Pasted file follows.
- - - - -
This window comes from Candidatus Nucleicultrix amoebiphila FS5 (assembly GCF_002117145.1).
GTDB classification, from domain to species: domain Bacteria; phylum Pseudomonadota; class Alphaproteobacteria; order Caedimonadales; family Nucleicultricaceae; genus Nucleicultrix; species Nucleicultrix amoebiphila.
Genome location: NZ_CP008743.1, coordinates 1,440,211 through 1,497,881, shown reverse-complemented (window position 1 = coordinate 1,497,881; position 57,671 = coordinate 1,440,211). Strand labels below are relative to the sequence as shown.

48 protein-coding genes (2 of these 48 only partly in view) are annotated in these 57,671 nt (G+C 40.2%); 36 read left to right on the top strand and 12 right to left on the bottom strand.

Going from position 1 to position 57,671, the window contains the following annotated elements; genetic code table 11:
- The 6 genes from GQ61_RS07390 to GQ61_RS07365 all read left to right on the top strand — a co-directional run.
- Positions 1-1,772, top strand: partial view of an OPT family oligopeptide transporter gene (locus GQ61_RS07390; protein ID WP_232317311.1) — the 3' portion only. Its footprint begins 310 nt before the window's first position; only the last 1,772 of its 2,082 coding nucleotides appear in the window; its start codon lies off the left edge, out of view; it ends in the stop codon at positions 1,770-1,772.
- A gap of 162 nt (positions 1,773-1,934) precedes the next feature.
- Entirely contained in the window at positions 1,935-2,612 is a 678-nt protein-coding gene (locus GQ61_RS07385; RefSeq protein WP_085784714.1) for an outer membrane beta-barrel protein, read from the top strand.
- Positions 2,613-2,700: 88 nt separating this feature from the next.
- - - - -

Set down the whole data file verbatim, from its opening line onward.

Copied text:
This window comes from Candidatus Nucleicultrix amoebiphila FS5 (assembly GCF_002117145.1).
GTDB classification, from domain to species: domain Bacteria; phylum Pseudomonadota; class Alphaproteobacteria; order Caedimonadales; family Nucleicultricaceae; genus Nucleicultrix; species Nucleicultrix amoebiphila.
Genome location: NZ_CP008743.1, coordinates 1,440,211 through 1,497,881, shown reverse-complemented (window position 1 = coordinate 1,497,881; position 57,671 = coordinate 1,440,211). Strand labels below are relative to the sequence as shown.

48 protein-coding genes (2 of these 48 only partly in view) are annotated in these 57,671 nt (G+C 40.2%); 36 read left to right on the top strand and 12 right to left on the bottom strand.

Going from position 1 to position 57,671, the window contains the following annotated elements; genetic code table 11:
- The 6 genes from GQ61_RS07390 to GQ61_RS07365 all read left to right on the top strand — a co-directional run.
- Positions 1-1,772, top strand: partial view of an OPT family oligopeptide transporter gene (locus GQ61_RS07390; protein ID WP_232317311.1) — the 3' portion only. Its footprint begins 310 nt before the window's first position; only the last 1,772 of its 2,082 coding nucleotides appear in the window; its start codon lies off the left edge, out of view; it ends in the stop codon at positions 1,770-1,772.
- A gap of 162 nt (positions 1,773-1,934) precedes the next feature.
- Entirely contained in the window at positions 1,935-2,612 is a 678-nt protein-coding gene (locus GQ61_RS07385; RefSeq protein WP_085784714.1) for an outer membrane beta-barrel protein, read from the top strand.
- Positions 2,613-2,700: 88 nt separating this feature from the next.